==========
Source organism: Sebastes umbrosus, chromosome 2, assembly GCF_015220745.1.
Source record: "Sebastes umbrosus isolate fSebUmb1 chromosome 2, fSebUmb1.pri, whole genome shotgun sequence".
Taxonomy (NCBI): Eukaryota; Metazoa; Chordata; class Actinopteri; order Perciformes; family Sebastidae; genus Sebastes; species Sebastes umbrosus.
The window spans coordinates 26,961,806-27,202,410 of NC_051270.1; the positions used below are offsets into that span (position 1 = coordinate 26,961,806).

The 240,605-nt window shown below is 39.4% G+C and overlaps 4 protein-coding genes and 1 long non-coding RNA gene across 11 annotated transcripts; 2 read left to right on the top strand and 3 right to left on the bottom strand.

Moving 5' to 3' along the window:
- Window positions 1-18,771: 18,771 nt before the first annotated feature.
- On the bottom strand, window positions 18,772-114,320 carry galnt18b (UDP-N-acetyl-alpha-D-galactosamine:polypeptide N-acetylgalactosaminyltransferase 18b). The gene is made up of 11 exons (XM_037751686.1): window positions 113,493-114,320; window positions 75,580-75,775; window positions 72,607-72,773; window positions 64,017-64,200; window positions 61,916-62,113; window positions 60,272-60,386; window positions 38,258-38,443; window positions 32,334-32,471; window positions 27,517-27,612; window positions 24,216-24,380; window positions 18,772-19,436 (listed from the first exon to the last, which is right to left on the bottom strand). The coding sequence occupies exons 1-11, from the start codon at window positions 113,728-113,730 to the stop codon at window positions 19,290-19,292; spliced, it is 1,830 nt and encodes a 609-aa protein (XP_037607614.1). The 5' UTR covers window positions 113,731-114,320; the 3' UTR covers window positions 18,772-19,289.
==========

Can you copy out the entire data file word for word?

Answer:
Source organism: Sebastes umbrosus, chromosome 2, assembly GCF_015220745.1.
Source record: "Sebastes umbrosus isolate fSebUmb1 chromosome 2, fSebUmb1.pri, whole genome shotgun sequence".
Taxonomy (NCBI): Eukaryota; Metazoa; Chordata; class Actinopteri; order Perciformes; family Sebastidae; genus Sebastes; species Sebastes umbrosus.
The window spans coordinates 26,961,806-27,202,410 of NC_051270.1; the positions used below are offsets into that span (position 1 = coordinate 26,961,806).

The 240,605-nt window shown below is 39.4% G+C and overlaps 4 protein-coding genes and 1 long non-coding RNA gene across 11 annotated transcripts; 2 read left to right on the top strand and 3 right to left on the bottom strand.

Moving 5' to 3' along the window:
- Window positions 1-18,771: 18,771 nt before the first annotated feature.
- On the bottom strand, window positions 18,772-114,320 carry galnt18b (UDP-N-acetyl-alpha-D-galactosamine:polypeptide N-acetylgalactosaminyltransferase 18b). The gene is made up of 11 exons (XM_037751686.1): window positions 113,493-114,320; window positions 75,580-75,775; window positions 72,607-72,773; window positions 64,017-64,200; window positions 61,916-62,113; window positions 60,272-60,386; window positions 38,258-38,443; window positions 32,334-32,471; window positions 27,517-27,612; window positions 24,216-24,380; window positions 18,772-19,436 (listed from the first exon to the last, which is right to left on the bottom strand). The coding sequence occupies exons 1-11, from the start codon at window positions 113,728-113,730 to the stop codon at window positions 19,290-19,292; spliced, it is 1,830 nt and encodes a 609-aa protein (XP_037607614.1). The 5' UTR covers window positions 113,731-114,320; the 3' UTR covers window positions 18,772-19,289.